- Released: August 1, 2005
- Label: Universal I.S.
Uncut - p.1323 stars out of 5
- "[With] seven Denny originals making it the last Fairport album worth owning..."
- 1.Rising For the Moon
- 3.White Dress
- 4.Let It Go
- 5.Stranger to Himself
- 6.What Is True?
- 7.Iron Lion
- 9.After Halloween
- 10.Night-Time Girl
- 11.One More Chance
- 12.Tears - (Single B-Side Of "White Dress")
- 13.Rising For the Moon - (Sandy's Original Demo)
- 14.Stranger to Himself - (Sandy's Original Demo)
- 15.One More Chance - (Sandy's Original Demo)
Fairport Convention's 1975 albums RISING FOR THE MOON marks the return of singer Sandy Denny to the folk collective's fold.
German version features four bonus tracks.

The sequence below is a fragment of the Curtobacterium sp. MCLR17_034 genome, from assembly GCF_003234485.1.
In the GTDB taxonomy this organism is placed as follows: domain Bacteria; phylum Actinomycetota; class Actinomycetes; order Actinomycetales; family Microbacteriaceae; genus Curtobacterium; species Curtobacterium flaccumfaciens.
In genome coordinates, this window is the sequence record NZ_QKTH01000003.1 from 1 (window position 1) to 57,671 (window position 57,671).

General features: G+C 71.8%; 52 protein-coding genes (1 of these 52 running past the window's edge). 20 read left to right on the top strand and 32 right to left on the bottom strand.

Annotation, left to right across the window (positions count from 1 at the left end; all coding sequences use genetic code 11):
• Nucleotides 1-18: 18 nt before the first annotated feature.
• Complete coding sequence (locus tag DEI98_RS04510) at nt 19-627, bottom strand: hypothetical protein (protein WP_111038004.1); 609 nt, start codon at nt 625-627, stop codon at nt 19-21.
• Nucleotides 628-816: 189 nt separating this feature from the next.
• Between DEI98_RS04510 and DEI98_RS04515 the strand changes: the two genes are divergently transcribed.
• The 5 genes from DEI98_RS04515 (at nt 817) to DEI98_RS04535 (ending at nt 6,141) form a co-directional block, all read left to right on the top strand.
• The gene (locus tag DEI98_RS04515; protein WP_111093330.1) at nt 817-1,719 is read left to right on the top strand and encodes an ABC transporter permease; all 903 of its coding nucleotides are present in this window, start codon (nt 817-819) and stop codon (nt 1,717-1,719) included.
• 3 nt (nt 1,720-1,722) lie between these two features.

Although there's nothing here as overpowering as "Sailor's Life" or "Sloth," this record is still a choice release, as Sandy Denny's official return to Fairport. She wrote or co-wrote seven of its 11 songs, and dominates most of the others with her voice. This lineup (Denny, Dave Swarbrick, Dave Pegg, Jerry Donahue, Trevor Lucas, and Bruce Rowland, with Dave Mattacks -- who quit partway through -- drumming on some of the tracks) went for the gold with rock veteran Glyn Johns in the producer's spot. The result was the only Fairport album done after the departure of Richard Thompson that doesn't sound anemic in the electric guitar department. Some of the songs, especially the title track and "Restless," have the feel of compact, breezy pop/country-rock, reminiscent of the Eagles or Firefall, although it's hard to imagine either of those groups turning in anything with the ethereal beauty of Denny's performance on "White Dress" or "Dawn." Those songs and "Stranger to Himself" could easily have been on one of her solo albums. Others, like Trevor Lucas' "Iron Lion," sound almost like Fairport's version of the Rolling Stones' "Dead Flowers." Only the Swarbrick/Pegg "Night-Time Girl" resembles Fairport's established work from their earlier history. This was the last album and the last incarnation of Fairport Convention to present itself to the public as a contemporary rock group. Beyond this point, they became part of the folk revival circuit, albeit with a huge audience. ~ Bruce Eder